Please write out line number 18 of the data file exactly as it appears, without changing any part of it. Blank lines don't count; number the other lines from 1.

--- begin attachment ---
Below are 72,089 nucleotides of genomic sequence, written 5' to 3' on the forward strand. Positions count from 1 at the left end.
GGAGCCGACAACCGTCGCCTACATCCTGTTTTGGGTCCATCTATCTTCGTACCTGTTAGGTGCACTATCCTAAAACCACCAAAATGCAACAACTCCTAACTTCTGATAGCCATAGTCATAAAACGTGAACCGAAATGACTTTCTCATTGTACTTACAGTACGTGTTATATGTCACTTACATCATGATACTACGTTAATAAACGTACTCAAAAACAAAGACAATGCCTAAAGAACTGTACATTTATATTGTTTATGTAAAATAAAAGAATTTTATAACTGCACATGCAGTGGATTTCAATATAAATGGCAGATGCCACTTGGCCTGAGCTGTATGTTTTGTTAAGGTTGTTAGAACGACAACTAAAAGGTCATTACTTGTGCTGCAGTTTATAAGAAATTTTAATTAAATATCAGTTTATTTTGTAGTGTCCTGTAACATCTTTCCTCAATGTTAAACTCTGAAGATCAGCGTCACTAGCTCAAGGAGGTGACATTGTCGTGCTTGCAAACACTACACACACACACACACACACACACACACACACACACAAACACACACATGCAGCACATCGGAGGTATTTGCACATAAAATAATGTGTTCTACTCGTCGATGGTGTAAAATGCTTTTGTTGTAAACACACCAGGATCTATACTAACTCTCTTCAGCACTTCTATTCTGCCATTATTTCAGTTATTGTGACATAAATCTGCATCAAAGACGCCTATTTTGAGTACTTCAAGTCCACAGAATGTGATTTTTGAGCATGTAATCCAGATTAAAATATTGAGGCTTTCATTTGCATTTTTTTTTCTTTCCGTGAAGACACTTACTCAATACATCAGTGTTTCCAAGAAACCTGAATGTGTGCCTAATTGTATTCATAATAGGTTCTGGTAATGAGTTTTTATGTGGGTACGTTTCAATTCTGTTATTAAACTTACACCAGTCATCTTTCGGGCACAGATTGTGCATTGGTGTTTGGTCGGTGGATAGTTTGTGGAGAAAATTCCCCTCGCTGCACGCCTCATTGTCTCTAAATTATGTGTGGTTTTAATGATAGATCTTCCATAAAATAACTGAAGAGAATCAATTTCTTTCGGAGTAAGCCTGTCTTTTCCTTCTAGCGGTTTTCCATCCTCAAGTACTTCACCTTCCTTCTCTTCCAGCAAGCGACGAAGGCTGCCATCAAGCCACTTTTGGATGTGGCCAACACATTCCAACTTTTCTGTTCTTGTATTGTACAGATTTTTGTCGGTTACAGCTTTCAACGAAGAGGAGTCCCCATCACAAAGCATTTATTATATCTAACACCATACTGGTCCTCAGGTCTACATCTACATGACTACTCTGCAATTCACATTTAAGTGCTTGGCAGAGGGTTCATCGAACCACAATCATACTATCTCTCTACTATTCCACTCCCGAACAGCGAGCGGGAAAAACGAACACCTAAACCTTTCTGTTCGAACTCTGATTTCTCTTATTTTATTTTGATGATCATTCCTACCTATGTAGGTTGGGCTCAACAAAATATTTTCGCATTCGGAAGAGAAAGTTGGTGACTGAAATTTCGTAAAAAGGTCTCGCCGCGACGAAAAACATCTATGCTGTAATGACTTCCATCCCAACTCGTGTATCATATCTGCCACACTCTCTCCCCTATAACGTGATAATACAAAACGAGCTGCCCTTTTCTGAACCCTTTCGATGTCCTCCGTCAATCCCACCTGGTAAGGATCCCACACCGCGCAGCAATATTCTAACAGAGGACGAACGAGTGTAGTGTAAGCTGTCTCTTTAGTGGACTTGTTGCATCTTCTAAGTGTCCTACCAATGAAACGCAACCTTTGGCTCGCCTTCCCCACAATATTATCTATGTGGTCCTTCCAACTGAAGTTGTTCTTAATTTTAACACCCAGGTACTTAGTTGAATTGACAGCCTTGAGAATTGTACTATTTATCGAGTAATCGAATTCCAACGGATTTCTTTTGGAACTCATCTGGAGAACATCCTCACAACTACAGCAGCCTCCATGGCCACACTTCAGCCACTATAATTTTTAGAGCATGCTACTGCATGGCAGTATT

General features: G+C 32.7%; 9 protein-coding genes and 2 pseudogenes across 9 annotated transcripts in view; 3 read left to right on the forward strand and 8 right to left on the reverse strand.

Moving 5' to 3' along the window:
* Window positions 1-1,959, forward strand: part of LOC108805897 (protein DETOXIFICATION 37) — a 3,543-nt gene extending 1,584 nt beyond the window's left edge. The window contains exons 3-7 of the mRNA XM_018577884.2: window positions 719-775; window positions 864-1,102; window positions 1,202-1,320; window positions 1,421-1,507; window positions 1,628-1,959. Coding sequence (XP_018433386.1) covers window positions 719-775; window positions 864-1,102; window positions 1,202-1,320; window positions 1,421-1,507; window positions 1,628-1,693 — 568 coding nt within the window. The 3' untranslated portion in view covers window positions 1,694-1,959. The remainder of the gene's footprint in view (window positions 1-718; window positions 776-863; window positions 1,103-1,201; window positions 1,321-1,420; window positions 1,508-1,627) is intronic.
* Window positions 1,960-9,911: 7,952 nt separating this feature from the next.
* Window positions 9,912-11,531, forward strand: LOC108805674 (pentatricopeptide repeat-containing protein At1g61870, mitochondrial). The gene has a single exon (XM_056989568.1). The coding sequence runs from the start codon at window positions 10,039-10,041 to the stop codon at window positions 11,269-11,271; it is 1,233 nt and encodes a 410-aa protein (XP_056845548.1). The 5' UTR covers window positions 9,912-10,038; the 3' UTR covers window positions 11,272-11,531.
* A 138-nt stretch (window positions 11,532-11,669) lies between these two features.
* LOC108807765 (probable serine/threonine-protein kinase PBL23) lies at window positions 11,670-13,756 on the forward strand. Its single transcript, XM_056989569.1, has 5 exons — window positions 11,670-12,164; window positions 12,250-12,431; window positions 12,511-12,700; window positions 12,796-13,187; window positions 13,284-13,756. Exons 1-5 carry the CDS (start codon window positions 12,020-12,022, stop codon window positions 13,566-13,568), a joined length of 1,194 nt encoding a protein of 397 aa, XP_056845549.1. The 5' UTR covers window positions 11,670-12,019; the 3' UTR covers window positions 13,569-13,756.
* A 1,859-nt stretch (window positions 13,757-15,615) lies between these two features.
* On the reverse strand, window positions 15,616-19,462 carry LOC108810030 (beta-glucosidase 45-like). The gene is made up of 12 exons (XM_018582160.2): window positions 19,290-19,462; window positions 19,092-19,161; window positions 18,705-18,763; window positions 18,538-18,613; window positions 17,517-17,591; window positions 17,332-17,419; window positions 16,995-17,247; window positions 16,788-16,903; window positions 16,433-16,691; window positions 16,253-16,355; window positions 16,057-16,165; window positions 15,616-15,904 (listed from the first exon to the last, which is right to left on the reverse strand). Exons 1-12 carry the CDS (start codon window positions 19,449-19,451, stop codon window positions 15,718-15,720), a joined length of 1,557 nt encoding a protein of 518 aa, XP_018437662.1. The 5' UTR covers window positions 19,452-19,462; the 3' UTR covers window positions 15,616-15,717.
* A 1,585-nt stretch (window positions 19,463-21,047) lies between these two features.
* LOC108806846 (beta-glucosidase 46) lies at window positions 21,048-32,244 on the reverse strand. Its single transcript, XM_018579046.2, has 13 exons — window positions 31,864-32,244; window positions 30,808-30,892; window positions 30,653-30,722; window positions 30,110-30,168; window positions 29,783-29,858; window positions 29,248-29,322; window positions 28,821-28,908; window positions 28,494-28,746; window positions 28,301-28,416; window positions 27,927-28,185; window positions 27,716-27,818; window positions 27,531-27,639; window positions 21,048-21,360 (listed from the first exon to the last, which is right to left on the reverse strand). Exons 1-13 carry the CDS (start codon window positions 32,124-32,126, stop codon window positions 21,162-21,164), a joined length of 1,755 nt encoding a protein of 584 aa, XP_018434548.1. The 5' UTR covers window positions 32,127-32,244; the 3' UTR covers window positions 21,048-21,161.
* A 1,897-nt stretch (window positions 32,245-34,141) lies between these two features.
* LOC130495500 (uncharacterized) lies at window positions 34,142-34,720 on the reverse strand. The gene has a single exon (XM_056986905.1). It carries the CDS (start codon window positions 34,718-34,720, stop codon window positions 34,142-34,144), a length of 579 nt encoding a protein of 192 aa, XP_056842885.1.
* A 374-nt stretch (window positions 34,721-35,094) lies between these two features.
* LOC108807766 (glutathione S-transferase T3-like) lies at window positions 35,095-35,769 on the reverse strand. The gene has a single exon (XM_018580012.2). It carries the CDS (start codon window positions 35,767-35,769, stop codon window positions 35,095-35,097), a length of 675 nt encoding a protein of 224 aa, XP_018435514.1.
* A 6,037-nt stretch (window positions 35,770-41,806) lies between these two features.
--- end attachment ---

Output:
* A 6,037-nt stretch (window positions 35,770-41,806) lies between these two features.